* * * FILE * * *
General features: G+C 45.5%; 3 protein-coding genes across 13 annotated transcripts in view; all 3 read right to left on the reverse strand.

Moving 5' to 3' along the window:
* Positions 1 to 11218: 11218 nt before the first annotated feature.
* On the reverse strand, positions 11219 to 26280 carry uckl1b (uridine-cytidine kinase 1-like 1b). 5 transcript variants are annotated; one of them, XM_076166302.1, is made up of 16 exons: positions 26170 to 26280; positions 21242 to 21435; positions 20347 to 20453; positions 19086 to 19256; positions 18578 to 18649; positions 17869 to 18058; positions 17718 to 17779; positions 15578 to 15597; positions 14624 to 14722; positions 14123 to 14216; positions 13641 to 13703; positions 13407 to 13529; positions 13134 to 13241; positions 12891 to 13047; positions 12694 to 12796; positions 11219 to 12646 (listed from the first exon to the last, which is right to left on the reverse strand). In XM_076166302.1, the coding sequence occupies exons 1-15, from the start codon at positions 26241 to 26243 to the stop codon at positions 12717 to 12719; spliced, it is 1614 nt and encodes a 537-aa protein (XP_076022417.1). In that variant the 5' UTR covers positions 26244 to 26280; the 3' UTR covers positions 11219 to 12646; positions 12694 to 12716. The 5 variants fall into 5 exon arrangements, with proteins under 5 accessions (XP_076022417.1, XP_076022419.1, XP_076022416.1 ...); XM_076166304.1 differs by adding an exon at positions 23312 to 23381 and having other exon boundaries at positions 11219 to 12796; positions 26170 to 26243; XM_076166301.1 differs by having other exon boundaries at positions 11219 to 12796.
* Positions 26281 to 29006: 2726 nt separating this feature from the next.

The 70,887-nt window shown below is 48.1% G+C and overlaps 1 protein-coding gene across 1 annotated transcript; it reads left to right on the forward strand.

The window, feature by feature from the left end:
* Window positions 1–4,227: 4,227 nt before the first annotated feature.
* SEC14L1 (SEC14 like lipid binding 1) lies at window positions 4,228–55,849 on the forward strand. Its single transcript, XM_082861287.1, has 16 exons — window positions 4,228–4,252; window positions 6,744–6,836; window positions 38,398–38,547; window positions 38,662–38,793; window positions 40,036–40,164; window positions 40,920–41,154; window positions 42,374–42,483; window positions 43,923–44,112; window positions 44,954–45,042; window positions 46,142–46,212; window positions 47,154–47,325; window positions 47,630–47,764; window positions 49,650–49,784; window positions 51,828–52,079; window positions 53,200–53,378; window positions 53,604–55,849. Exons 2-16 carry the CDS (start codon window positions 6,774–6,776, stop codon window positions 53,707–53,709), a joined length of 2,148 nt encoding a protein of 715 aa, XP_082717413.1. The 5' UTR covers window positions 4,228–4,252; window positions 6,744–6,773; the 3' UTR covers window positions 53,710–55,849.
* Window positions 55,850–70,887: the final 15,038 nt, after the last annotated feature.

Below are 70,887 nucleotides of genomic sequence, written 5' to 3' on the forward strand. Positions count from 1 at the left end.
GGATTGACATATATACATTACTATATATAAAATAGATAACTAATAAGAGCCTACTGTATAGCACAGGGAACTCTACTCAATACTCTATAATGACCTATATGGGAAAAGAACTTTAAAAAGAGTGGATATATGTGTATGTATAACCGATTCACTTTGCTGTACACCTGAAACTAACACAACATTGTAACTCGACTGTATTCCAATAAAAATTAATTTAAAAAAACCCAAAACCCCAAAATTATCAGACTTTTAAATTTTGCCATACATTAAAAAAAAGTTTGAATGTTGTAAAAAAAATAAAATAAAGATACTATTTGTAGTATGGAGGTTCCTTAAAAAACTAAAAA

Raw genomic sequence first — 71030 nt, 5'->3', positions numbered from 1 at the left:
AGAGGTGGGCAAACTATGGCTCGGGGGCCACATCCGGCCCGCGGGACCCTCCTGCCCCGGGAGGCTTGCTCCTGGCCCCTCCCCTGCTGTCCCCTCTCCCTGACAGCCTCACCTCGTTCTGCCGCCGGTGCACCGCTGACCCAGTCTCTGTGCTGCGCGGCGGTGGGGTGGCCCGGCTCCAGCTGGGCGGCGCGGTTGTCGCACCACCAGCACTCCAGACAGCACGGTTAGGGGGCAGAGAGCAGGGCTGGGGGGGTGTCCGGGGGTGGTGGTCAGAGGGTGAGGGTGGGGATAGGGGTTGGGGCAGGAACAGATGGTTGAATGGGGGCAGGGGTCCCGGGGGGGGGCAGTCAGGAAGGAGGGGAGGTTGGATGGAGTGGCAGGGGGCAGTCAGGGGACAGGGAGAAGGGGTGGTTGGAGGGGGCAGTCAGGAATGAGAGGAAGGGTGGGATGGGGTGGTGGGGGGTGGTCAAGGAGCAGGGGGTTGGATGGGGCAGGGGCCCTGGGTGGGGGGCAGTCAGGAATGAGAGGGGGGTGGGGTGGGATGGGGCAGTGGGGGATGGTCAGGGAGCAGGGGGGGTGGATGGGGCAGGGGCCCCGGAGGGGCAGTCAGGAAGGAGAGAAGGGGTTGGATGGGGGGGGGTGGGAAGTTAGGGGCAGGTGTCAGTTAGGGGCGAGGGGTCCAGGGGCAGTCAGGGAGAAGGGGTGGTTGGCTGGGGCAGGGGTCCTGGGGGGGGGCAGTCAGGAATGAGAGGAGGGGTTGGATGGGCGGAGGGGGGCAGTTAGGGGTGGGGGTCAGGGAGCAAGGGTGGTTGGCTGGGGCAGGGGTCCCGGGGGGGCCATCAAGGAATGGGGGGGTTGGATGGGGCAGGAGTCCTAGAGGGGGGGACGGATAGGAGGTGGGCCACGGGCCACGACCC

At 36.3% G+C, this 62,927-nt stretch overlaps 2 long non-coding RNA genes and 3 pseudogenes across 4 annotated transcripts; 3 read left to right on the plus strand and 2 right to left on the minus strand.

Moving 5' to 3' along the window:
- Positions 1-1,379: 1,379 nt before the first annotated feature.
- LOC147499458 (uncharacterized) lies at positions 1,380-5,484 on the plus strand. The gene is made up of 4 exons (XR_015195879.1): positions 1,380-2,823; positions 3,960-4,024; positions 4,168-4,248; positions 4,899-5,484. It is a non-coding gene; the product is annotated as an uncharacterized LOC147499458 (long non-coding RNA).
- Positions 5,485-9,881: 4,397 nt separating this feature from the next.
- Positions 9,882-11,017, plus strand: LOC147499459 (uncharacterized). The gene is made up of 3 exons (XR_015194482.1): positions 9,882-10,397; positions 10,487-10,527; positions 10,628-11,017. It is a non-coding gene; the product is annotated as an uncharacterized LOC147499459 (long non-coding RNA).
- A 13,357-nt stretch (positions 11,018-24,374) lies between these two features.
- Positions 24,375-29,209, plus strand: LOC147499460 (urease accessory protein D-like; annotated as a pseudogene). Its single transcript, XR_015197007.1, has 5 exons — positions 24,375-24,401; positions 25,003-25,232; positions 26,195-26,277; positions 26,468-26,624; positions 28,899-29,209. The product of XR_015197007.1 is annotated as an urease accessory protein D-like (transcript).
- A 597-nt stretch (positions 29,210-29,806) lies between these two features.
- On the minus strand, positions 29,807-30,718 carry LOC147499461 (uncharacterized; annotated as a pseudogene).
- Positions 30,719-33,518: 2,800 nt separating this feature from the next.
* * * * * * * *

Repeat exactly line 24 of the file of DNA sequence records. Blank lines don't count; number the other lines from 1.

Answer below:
- On the minus strand, positions 29,807-30,718 carry LOC147499461 (uncharacterized; annotated as a pseudogene).